"Today Matt Drudge can influence the news like Walter Cronkite did," Mark Halperin said in a 2006 interview promoting his new book, cowritten with John Harris, who had not yet founded Politico. "If Drudge says something, it may not lead everybody instantly in the same direction, but it gets people thinking about what Matt Drudge wants them to think about." A late entry in the literature of the Drudge mythology, but a representative one: Drudge drives the news! All hail Drudge, the rascal.
Eight years later, his site looks and feels the same. The same people read it: The establishment crew maybe a little less; the paranoiacs maybe a little more. He has settled into a groove, now that Barack Hussein Obama is president, and it finally feels like we're starting to get to know the real Matt. Here is his coverage of the events in Ferguson, Missouri, according to the site snapshots at DrudgeReportArchives.com.
August 9th, Saturday: Drudge is on autopilot. Floating somewhere between these two links, which remained untouched about two days, are the words "race war."
August 11th, Monday, early morning: The situation has escalated. "LOOTING" makes its first appearance; so, too, does the Drudge favorite, Literally Burning America.
August 11th, noon: The first splash. The coding is dense: Unrest in the heartland; a non-white person taking something that isn't his. This coverage isn't early, exactly, but Ferguson wasn't front page news on most sites — this photo, and caption, are likely readers' first impression of the situation MO.
The accompanying link rail, on the left side of the page, is laser-focused Drudge: LOOTING; STOLEN; TORCHED; revolution. Businesses are under attack. This is the first appearance of the name "Trayvon Martin." Obama, too. "Post-Racial."
August 11th, final edition: An early Drudge narrative is now clear. It is a mixture of "white memory of LA riots" and "white memory of Trayvon Martin." Robin Williams has died, and Ferguson has been pushed off the top of the page.
August 12th, Tuesday, morning: The link list is still a harmonious orchestra of dog whistles: looting, riot, vandalism, fear, standing guard, shoe store. The list is now capped on both ends: A "knockout game" story above; stories about Hispanic people identifying as white, a racist-not-racist app for avoiding "sketchy" neighborhoods. A faint suggestion of black militancy serves as a footnote.
August 12th, midday: Drudge suggests that the hordes are now descending on Ferguson, to loot.
August 12th, final edition: Jackson and Sharpton appear on the page, where they are promptly mocked. Guns. The splash now reads:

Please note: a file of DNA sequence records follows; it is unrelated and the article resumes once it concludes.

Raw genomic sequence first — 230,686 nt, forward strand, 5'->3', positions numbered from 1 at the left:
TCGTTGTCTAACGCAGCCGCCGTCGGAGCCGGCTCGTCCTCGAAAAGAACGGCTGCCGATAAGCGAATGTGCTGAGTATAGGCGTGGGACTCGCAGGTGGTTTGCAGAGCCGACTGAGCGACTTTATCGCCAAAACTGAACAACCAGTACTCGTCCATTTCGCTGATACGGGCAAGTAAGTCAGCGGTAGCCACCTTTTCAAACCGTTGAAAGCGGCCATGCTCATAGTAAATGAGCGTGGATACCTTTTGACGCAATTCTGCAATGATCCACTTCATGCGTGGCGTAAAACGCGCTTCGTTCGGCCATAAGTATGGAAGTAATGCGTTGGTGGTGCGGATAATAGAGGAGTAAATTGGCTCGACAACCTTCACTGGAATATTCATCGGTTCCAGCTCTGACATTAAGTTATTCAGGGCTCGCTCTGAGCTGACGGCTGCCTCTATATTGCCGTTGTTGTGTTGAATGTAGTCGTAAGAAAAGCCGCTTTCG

August 13th, morning: Back at the top of the page.
Here Drudge's unease about the police intensifies. He begins to become incoherent. The police are fighting the protesters, who he loathes by default; but they are powerful, and represent the state. Imagine the protesters were mostly white, etc.
A few hours later: Off the top of the page. The new headline: "Doubtfire did it"
The link list shrinks, a new narrative crystalizes: Drudge has settled, for now, on state power. "Militarized cops." The Pentagon is involved now. Conspiracy.
August 13th, final edition: It is no longer possible to hold onto the standard Drudge narratives. Reporters have been arrested, there are now dozens on the scene. Drudge seems to freeze. He attempts to sum up America's history, as it relates to race, without violating his core principles: "T E N S E."
Race war. Sympathy for non-whites, insofar as they are unhappy with black leaders.
August 14th, morning: A new narrative path forward. Big government versus violent protesters. "Molotov." The splash is soon replaced by a story about "HILLARY'S HORRIBLE SUMMER."
And now here we are! Developing…, etc.
Drudge was early on this story—his favorite tropes were all there. Too many of them, in fact, in conflict with one another. So does Drudge still run the news, somehow, in 2014? Does he still "set the tone?"
— Matt Yglesias (@mattyglesias) August 14, 2014
— Dorsey Shaw (@dorseyshaw) August 14, 2014
*Halperin's quote to conclude the 2006 interview: "Matt Drudge is not doing stories on policy, on welfare, on healthcare. He's doing stories on the most salacious aspects of American politics."